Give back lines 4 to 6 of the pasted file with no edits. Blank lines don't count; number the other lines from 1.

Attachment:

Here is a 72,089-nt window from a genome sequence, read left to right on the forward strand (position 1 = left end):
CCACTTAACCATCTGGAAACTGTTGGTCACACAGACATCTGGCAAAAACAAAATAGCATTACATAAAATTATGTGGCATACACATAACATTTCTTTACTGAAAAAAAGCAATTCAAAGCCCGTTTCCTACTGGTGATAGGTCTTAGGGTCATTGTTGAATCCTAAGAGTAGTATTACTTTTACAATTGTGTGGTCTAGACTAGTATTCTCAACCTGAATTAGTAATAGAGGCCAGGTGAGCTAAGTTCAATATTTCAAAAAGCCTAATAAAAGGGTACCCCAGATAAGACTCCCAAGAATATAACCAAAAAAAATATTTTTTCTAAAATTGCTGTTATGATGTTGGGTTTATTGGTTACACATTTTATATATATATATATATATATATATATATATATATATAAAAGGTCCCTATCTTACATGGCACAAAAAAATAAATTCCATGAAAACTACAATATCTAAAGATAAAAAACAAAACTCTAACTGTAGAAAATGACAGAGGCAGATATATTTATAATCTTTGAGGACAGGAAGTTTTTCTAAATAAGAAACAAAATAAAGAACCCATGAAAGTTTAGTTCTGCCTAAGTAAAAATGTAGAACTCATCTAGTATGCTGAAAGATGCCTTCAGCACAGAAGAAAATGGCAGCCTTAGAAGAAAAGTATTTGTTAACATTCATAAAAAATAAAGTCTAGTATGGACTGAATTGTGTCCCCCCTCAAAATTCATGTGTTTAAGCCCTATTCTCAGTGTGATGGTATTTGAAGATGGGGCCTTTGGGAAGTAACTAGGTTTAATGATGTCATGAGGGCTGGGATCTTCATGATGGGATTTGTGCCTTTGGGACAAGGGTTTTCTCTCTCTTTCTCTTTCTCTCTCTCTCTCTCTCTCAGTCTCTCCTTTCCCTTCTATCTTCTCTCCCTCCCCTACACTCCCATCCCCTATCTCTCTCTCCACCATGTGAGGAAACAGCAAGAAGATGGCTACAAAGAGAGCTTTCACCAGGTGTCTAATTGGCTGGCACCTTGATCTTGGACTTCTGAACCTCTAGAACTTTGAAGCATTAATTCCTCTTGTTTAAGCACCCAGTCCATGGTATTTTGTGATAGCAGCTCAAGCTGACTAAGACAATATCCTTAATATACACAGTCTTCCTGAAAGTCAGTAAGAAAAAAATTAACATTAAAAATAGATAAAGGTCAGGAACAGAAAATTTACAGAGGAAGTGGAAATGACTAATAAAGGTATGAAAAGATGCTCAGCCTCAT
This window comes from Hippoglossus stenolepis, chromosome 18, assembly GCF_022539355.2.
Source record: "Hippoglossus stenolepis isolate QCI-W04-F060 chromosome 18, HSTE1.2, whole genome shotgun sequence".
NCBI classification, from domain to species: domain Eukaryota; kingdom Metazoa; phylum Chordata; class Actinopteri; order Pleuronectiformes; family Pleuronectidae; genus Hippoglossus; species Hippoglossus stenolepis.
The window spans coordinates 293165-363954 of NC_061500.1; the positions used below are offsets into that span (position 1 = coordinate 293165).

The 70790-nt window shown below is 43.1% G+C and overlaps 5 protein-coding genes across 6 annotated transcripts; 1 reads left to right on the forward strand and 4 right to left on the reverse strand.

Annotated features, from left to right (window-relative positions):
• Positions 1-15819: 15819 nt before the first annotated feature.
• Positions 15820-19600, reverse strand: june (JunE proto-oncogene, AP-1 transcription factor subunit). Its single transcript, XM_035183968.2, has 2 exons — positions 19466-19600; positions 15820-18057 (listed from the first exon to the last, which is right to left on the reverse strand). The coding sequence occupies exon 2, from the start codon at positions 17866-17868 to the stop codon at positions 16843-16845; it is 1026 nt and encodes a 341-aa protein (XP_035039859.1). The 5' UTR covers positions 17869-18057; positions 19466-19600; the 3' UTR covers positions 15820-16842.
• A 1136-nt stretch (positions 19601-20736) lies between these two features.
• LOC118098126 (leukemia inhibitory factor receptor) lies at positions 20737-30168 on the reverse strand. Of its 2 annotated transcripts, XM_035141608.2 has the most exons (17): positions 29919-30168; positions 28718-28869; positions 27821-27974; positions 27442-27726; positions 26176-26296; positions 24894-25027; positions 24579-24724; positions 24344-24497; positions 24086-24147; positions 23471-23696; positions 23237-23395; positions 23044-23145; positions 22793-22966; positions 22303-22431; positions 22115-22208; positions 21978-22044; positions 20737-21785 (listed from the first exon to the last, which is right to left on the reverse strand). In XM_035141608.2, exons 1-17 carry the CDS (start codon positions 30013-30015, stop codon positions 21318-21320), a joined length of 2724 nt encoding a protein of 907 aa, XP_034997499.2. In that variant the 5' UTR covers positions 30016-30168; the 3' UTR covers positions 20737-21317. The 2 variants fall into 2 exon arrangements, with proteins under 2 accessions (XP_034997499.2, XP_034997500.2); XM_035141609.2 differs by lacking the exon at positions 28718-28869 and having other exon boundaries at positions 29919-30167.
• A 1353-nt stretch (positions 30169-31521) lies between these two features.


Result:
Source record: "Hippoglossus stenolepis isolate QCI-W04-F060 chromosome 18, HSTE1.2, whole genome shotgun sequence".
NCBI classification, from domain to species: domain Eukaryota; kingdom Metazoa; phylum Chordata; class Actinopteri; order Pleuronectiformes; family Pleuronectidae; genus Hippoglossus; species Hippoglossus stenolepis.
The window spans coordinates 293165-363954 of NC_061500.1; the positions used below are offsets into that span (position 1 = coordinate 293165).